It now becomes a larger problem for darts in general. We now have companies that are getting advertising for little to no cost to them other than product.  They are not putting much of that money being earned back into the game at some level to help it grow. At some point, this trickles down into other areas. You now have elite players that have less to negotiate with and in return, they are getting less or they are getting turned down completely because those companies can get a lot more for a lot less with product players. This topic also falls into advertising and the other businesses that rely on advertisers in order to put a product out for the players, such as dart magazines…or yes, even a blog! I recently submitted an advertising proposal to a company and they asked if I would accept product in lieu of payment. Somehow I can’t see Coca-Cola offering ABC a few million cans of soda pop in return for commercial advertising.
A new trend could be that the top players now don’t wear fancy shirts with logos at all, thus creating another market for the shirt manufacturers. Perhaps an exclusive line of shirts made solely for those companies to buy for their elite sponsored players, so that only those players will be wearing them and will allow the rest of the players and general public to see that there is something different and gives those players the opportunity to stand out from the crowd. After all, they do put forth a lot of extra time, effort and money to be some of the best players out there. If sponsors are not rewarding them with some sort of compensation to help them achieve their goals in exchange for promoting their products, at least they can still receive the recognition they deserve for all their hard work with a shirt designed specifically them to be recognized as the elite player they are.
Anne Sleepy Kramer

Darts and the Almighty Dollar

My curiosity is getting the better of me and I have to ask these things otherwise I spend all night awake because my brain refuses to stop thinking.

When we compete in softball, we invest in equipment, pay our money to play league and tournaments without a thought as to where the money was going, who was doing what with it, and the dreaded topic….were they making a profit? We didn’t care because we had a passion for playing the game and competing at the highest level we could. If you play, do you ask the organizers or field owners if they are making a profit? Do you ask them what they do with that profit? Do you demand of them that they should then share some of that profit with you?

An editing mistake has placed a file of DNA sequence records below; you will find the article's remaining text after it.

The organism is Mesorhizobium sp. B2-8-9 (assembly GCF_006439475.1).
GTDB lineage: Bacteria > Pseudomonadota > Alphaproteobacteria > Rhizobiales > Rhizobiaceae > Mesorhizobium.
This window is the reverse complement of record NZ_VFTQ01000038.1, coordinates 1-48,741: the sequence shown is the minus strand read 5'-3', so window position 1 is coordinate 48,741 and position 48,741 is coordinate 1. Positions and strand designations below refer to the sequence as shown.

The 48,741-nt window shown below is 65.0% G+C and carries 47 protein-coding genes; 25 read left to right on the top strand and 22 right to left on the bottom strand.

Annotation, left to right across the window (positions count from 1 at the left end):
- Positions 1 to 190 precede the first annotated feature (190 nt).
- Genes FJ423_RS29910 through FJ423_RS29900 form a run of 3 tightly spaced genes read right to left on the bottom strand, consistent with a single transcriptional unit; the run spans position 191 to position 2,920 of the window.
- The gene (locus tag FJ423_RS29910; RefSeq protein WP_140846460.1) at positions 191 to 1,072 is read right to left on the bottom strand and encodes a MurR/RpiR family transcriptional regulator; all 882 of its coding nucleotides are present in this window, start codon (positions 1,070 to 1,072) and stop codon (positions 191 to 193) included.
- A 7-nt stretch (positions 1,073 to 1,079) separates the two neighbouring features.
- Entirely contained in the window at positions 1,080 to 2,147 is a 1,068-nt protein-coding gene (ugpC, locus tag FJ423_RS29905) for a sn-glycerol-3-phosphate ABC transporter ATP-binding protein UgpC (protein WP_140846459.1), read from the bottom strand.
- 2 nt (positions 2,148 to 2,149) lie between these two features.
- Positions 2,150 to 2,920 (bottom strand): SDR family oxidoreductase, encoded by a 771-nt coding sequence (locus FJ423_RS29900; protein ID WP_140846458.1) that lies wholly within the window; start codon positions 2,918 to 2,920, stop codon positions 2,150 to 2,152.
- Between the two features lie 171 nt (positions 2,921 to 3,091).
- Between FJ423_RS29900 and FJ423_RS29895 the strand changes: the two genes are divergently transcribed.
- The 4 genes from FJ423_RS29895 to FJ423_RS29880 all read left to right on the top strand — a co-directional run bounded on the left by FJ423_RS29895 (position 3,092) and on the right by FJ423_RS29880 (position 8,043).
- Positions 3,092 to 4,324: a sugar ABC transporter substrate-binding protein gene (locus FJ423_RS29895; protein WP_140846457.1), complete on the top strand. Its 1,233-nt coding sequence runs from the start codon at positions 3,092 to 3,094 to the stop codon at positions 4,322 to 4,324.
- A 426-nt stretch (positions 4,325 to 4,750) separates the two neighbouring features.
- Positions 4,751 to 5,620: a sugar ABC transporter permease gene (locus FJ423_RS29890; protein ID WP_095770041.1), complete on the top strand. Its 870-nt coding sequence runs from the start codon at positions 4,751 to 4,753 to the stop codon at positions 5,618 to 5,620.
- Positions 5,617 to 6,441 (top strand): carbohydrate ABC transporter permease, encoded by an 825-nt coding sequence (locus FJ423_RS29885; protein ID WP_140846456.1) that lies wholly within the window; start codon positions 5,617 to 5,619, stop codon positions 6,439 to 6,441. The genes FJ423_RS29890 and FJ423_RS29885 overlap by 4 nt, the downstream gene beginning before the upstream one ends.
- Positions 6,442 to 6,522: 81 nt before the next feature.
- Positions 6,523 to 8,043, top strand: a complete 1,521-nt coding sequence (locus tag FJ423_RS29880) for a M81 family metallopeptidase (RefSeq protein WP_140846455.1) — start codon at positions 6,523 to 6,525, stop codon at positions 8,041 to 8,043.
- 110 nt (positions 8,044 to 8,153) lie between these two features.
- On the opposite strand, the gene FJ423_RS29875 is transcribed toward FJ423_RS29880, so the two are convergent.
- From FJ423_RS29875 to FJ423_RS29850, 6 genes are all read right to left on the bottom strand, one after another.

Many compete in paintball and end up working their way up to tournament teams. During those years, they invest in equipment, only to invest in better equipment, and continue on as technology progressed and newer, more advanced equipment became available. They never think anything of it because it was a passion that they have to compete and be the best that they could be. And players went to events and paid money to play without a care as to the payouts for winning or the rate of return on their investment to get there to compete.

I bet almost all of us that compete at darts have probably at one time in life competed in some of these other events. So the questions of the day are….why do dart players insist on knowing where all the money goes when someone creates and operates an event that allows you to compete? Why do dart players insist that an event not make a profit?

I recently heard about one such event in South Carolina called Ghost on the Coast, a well-known steel tip dart tournament. The tournament flyer with tournament prize size and payouts was posted many months before the event even happened and people made plans to attend because they always have a fun time there. The organizers that run the event were blasted over the internet multiple times from many sides because their event was so well attended that they made a lot of extra money. It seems the players there thought that they should have put that extra money back into the event payouts.

Honestly, do you play your round of golf, notice it is a fabulous day out, see all the extra people out playing a round that day and go up to the owner of the course and demand that since so many people are out playing today, he should then take some of that profit and offer it back to the players that were there that day? Sounds ludicrous, doesn’t it? So what makes darts so special that the players have determined that no event should be for profit and no organizer should actually have a positive balance in their account after the event has taken place?

I was talking with Charles at RedEye Rhino about this very subject, which then sparked the idea for this next blog post. It’s not something new. I had done a similar article for a web based darts forum back in 2007. Things are still the same. The mentality hasn’t changed.

Charles wanted to speak particularly about the Premier Cup Amateur Qualifier, which drew 64 players with an entry fee of $50 each. Total for the first event was $3200. It seems that some people are concerned about what is being done with that money.